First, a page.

Statham might already 49, but fitter than ever. These are his workout secrets.
Men’s Health spoke with Jason Statham about his training. This is what he revealed to us.
You’ve trained for Mechanic: Resurrection. Did the director expect that you would be fit?
“Not really, but I try to protect myself as much as possible against injuries by training too much. That’s my main concern at the moment. It was not about how muscular or strong I would be, so I approached my training differently. I do not play games with myself to see how much weight I could handle, I train ‘dosed’. ”
So you train differently than before?
“Absolutely. I once trained with Logan Hood – he was really a machine. My ego was trying to win, always. It’s not his fault, but when you trie as much weight as possible you sometimes don’t really work on your figure. When he went into the army again – he was a Marine – that was really a thing to me. I had to figure out myself where I wrong. Therefore, I began to teach myself things. I also began with more mobility training, to figure out how the various joints were working in the body. Maybe I’m getting older, but I feel very fit. ”
You actually become a kind of mechanic of your own body.
“Yes something like that! I have built a gym in my garage and I train alone and a lot smarter. I have different types of training that I like to do. I do a lot of flexibility training, interspersed with martial arts (martial arts, boxing), strength and endurance. It depends on how I feel that day. The point is that you listen to your body – that I did not before.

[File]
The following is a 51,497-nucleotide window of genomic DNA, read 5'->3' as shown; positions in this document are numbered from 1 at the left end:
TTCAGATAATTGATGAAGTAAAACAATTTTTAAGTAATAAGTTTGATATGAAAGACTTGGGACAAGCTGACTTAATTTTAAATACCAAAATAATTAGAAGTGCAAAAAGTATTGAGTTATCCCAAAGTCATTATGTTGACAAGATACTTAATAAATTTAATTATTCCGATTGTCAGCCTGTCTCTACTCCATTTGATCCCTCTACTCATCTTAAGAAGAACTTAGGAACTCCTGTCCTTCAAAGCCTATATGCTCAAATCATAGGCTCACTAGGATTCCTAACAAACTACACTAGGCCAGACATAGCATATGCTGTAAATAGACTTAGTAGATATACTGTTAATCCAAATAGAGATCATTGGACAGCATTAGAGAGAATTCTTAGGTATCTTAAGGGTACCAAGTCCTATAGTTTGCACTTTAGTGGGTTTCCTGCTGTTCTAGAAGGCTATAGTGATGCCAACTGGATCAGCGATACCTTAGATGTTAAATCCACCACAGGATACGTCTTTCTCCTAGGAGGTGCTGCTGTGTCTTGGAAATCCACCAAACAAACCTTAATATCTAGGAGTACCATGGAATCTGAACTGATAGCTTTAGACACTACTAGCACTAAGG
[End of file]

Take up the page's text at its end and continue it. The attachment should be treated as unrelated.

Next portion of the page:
Do you have a workout that is typical for you?
“I have more – it is important that you don’t get bored with your workouts. It also ensures variety for progression. Your body is smart, so it quickly gets used to a workout. I never do the same workout twice. I do a lot of Olympic lifts because I feel that the technology you need to do these movements is essential. I do a lot cleans, deadlifts, overhead squats … The latter is one of the best exercises ever. ”
But if you are not flexible enough, it will never happen of course.
“Absolutely. It takes a certain form and technique, it’s a great exercise. If you have not mastered it, you become injured. That goes for a lot of lifts for your legs. I remember well that I was a long time ago injured because I was doing a front squat one-rep max. Then I was out for four months. ”
What is the common thread in your workouts?
“I try during each workout to train my legs. If my legs at the beginning of the session feeling good, I train them until they no longer feel good. That’s where its all about: train until it feels as the region is significantly addressed. Then you let it recover, and you train another part. I also do the Olympics lifts in each workout, heavy cleans – are tough. When you’re doing it fast and heavy, you can really push the boundaries of endurance. ”
That seems almost cardio.
“That’s it. Running on a treadmill is the most boring thing I can think of. You will only stand on that thing to say: ‘I’ve done my cardio for today. ” What a joke. What is my cardio? My cardio is my fucking training. When you train properly, you grab your cardio right along. You don’t need cross trainers. I see so many people do it, and I just think: you’ve just wasted an hour of your life. ”
You are 49 now. How long will you do this?
“I started last year on August 21st with training again. I keep it pretty consistently filled to this day, and after this interview, I’m going directly to the gym. Since the beginning of my career, I never sustained like now. I feel myself better and I still have a year or 20, 30 to go. I’m feeling good!